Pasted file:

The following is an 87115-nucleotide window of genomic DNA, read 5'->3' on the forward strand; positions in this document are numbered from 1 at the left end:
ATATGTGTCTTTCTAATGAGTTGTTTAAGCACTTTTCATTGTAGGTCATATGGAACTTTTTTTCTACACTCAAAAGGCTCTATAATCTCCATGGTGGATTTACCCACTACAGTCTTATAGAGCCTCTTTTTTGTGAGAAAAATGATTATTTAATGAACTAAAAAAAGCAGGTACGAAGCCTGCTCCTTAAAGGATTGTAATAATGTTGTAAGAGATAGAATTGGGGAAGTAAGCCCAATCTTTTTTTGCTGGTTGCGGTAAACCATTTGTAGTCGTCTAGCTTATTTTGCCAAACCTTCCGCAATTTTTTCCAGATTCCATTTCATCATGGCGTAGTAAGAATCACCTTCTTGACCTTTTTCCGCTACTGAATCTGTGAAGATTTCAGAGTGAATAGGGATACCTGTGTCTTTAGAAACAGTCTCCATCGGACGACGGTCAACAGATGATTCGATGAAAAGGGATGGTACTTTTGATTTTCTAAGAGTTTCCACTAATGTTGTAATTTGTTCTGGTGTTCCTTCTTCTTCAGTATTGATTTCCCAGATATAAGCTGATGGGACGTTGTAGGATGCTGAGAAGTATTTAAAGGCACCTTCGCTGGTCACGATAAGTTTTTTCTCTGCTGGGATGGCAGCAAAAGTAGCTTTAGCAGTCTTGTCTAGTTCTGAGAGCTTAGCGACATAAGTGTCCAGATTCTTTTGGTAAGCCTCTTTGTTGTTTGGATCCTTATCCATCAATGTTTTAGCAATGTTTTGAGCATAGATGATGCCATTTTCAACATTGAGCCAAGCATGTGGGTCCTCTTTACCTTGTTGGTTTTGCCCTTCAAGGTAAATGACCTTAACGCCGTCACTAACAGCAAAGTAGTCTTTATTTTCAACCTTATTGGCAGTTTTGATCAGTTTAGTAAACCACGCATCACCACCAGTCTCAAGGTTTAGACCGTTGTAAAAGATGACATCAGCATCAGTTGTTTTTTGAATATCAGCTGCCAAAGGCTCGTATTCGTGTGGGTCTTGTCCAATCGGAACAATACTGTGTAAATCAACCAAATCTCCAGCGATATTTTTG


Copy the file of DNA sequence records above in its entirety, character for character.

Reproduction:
The following is an 87115-nucleotide window of genomic DNA, read 5'->3' on the forward strand; positions in this document are numbered from 1 at the left end:
ATATGTGTCTTTCTAATGAGTTGTTTAAGCACTTTTCATTGTAGGTCATATGGAACTTTTTTTCTACACTCAAAAGGCTCTATAATCTCCATGGTGGATTTACCCACTACAGTCTTATAGAGCCTCTTTTTTGTGAGAAAAATGATTATTTAATGAACTAAAAAAAGCAGGTACGAAGCCTGCTCCTTAAAGGATTGTAATAATGTTGTAAGAGATAGAATTGGGGAAGTAAGCCCAATCTTTTTTTGCTGGTTGCGGTAAACCATTTGTAGTCGTCTAGCTTATTTTGCCAAACCTTCCGCAATTTTTTCCAGATTCCATTTCATCATGGCGTAGTAAGAATCACCTTCTTGACCTTTTTCCGCTACTGAATCTGTGAAGATTTCAGAGTGAATAGGGATACCTGTGTCTTTAGAAACAGTCTCCATCGGACGACGGTCAACAGATGATTCGATGAAAAGGGATGGTACTTTTGATTTTCTAAGAGTTTCCACTAATGTTGTAATTTGTTCTGGTGTTCCTTCTTCTTCAGTATTGATTTCCCAGATATAAGCTGATGGGACGTTGTAGGATGCTGAGAAGTATTTAAAGGCACCTTCGCTGGTCACGATAAGTTTTTTCTCTGCTGGGATGGCAGCAAAAGTAGCTTTAGCAGTCTTGTCTAGTTCTGAGAGCTTAGCGACATAAGTGTCCAGATTCTTTTGGTAAGCCTCTTTGTTGTTTGGATCCTTATCCATCAATGTTTTAGCAATGTTTTGAGCATAGATGATGCCATTTTCAACATTGAGCCAAGCATGTGGGTCCTCTTTACCTTGTTGGTTTTGCCCTTCAAGGTAAATGACCTTAACGCCGTCACTAACAGCAAAGTAGTCTTTATTTTCAACCTTATTGGCAGTTTTGATCAGTTTAGTAAACCACGCATCACCACCAGTCTCAAGGTTTAGACCGTTGTAAAAGATGACATCAGCATCAGTTGTTTTTTGAATATCAGCTGCCAAAGGCTCGTATTCGTGTGGGTCTTGTCCAATCGGAACAATACTGTGTAAATCAACCAAATCTCCAGCGATATTTTTG